April 6, 2020
In 2013, Andrew Skelton was a senior IT internal auditor employed by the defendant, WM Morrison Supermarkets plc. Following a disciplinary hearing, he was given a formal verbal warning. Mr Skelton was annoyed by the disciplinary proceedings and the sanction, which left him with a grudge against Morrisons.
In January 2014, a file containing personal details of 99,998 employees of Morrisons was posted on a file-sharing website. Shortly after, links to the website were also placed on the internet. The data consisted of the names, addresses, gender, dates of birth, phone numbers, national insurance numbers, bank sort codes, bank account numbers and salary details. It was quickly established that the data had almost certainly been derived from data held by Morrisons in relation to its employees.
In March 2014, Mr Skelton was arrested and charged with offences under the Computer Misuse Act 1990 and s 55 of the Data Protection Act 1998. He was subsequently tried and convicted and sentenced to a term of eight years imprisonment.
Some 5,518 employees of Morrisons, whose data was disclosed by the actions of Mr Skelton, claimed compensation for breach of s 4(4) of the DPA, misuse of private information, and breach of confidence.
At first instance, Mr Justice Langstaff held that there was no primary liability on the part of Morrisons, since at the time of disclosure, Morrisons was not the data controller of the misused data: it was Mr Skelton who had disclosed the data and was the data controller. However, he held that the wrongful actions of Mr Skelton had been “sufficiently connected” to the position in which he had been employed to make it right for the employer to be held liable vicariously.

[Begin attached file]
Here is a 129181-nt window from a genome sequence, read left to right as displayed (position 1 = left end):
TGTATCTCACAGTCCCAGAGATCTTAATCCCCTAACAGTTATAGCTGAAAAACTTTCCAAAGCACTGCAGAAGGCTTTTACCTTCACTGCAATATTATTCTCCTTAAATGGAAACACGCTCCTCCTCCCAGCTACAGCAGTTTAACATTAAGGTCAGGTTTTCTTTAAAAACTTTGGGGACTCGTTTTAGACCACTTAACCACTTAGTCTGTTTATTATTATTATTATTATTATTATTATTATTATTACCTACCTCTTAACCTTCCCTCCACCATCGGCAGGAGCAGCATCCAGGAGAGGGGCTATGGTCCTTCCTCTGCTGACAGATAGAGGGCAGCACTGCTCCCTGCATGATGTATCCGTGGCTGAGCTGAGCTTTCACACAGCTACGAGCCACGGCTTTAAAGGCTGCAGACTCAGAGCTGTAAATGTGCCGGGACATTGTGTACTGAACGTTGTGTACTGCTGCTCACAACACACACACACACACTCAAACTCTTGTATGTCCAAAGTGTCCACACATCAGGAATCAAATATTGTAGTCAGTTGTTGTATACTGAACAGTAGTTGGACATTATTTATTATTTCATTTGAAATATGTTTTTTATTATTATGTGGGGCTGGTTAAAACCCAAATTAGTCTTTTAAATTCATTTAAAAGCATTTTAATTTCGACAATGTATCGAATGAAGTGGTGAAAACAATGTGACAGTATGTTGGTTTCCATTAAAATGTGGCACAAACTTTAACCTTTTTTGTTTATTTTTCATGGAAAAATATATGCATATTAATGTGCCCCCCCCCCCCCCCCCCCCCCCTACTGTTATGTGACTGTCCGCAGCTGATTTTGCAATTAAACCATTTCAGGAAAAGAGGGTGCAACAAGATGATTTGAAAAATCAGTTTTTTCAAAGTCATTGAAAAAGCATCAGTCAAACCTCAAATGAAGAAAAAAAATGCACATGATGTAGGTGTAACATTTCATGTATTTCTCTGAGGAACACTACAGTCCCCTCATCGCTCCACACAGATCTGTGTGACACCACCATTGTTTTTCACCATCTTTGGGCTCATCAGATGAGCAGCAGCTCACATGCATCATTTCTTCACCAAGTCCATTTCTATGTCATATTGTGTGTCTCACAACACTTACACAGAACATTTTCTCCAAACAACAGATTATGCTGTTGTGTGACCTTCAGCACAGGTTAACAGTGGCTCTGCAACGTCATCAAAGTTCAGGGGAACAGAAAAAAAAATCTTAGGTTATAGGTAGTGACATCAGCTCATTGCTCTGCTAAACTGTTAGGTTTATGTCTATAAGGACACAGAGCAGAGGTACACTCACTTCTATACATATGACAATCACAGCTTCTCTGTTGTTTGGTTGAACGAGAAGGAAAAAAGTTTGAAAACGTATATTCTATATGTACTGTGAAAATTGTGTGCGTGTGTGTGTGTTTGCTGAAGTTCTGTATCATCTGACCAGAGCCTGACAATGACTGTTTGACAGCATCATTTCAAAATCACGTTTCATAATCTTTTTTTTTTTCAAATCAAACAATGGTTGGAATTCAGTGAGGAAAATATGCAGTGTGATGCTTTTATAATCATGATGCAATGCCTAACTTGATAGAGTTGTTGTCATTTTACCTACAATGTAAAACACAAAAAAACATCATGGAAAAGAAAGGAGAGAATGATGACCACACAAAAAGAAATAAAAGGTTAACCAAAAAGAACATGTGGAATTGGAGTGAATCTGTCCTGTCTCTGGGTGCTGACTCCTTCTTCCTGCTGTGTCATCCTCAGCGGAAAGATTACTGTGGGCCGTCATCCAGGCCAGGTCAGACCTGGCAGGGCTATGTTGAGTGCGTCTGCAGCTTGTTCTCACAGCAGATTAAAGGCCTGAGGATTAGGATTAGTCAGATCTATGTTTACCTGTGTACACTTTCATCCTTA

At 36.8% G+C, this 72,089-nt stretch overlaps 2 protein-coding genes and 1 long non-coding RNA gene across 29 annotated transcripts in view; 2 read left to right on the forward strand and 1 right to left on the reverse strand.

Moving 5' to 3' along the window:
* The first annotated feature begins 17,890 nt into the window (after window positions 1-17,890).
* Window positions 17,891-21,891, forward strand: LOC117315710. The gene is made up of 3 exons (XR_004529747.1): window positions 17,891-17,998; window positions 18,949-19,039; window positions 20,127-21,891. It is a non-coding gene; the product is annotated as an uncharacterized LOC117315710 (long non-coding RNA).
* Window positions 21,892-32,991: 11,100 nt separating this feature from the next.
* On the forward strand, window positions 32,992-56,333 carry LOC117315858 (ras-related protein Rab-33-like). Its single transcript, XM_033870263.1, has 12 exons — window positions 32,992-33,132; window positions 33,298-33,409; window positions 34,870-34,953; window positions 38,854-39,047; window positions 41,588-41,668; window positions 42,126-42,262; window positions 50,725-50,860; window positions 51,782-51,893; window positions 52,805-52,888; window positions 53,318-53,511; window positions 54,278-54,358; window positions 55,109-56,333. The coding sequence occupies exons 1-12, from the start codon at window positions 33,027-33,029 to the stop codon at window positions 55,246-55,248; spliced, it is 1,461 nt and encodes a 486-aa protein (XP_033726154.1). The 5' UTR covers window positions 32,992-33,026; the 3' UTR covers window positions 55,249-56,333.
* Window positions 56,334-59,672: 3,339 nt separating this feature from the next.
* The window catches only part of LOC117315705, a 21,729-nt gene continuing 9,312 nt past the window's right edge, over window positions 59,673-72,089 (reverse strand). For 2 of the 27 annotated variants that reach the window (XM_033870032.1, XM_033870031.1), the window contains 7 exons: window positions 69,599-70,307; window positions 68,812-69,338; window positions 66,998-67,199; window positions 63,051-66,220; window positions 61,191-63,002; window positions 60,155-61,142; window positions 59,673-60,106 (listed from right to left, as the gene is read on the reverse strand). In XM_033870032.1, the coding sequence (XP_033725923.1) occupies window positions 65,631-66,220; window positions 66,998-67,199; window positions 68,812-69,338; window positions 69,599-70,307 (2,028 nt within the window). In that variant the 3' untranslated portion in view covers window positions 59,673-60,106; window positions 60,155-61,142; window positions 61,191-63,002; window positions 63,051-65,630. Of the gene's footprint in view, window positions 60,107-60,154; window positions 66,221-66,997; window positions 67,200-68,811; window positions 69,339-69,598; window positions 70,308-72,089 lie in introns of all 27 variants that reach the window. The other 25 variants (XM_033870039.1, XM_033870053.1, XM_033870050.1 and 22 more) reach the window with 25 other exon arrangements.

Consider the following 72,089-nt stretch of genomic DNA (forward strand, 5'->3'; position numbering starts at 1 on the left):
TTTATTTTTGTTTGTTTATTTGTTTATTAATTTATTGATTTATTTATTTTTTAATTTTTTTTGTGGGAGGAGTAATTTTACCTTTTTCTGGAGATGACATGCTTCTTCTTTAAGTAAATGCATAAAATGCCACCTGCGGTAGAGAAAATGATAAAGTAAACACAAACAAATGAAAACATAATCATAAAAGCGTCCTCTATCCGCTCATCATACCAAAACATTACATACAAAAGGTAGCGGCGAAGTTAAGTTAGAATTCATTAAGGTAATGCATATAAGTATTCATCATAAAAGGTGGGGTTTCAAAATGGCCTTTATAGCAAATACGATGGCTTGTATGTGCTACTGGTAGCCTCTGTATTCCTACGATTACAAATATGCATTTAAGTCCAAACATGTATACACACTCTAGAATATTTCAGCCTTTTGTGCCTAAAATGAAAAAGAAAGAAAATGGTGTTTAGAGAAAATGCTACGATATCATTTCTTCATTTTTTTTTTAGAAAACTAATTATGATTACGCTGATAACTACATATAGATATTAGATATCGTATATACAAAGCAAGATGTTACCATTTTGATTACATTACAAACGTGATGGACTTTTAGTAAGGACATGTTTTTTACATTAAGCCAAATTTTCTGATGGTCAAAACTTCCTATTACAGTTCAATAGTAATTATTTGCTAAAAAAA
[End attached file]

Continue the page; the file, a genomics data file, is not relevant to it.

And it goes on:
The Court of Appeal subsequently upheld Langstaff J’s decision. Morrisons appealed to the Supreme Court.
Giving the lead judgment, with which all the Justices agreed, Lord Reed noted that the starting point was Lord Toulson’s judgment in Mohamud v WM Morrison Supermarkets plc  UKSC 11, which was intended to follow Dubai Aluminium Co Ltd v Salaam  2 AC 366, in which Lord Nicholls explained the “close connection” test.
Lord Toulson had explained the “close connection” test and then summarised the law. The first question is what functions or “field of activities” the employer has entrusted to the employee. Next, he said, “the court must decide whether there was sufficient connection between the position in which he was employed and his wrongful conduct to make it right for the employer to be held liable under the principle of social justice which goes back to Holt CJ”. This had been more fully explained by Lord Nicholls in Dubai Aluminium. Lord Reed said that Lord Toulson was not suggesting any departure from Lord Nicholls’ approach. Further, read in context, Lord Toulson’s comments that, on the facts of Mohamud, there was an “unbroken sequence of events” and a “seamless episode”, referred to the capacity in which the employee had been purporting to act when the wrongful conduct took place, namely “about his employer’s business”. Lord Toulson’s comment in relation to the facts of Mohamud, that “motive is irrelevant”, should not be read in isolation and out of context: whether the employee is acting on his employer’s business or for personal reasons is important. On the facts of Mohamud, the reason why he had committed the tort could not make a material difference to the outcome.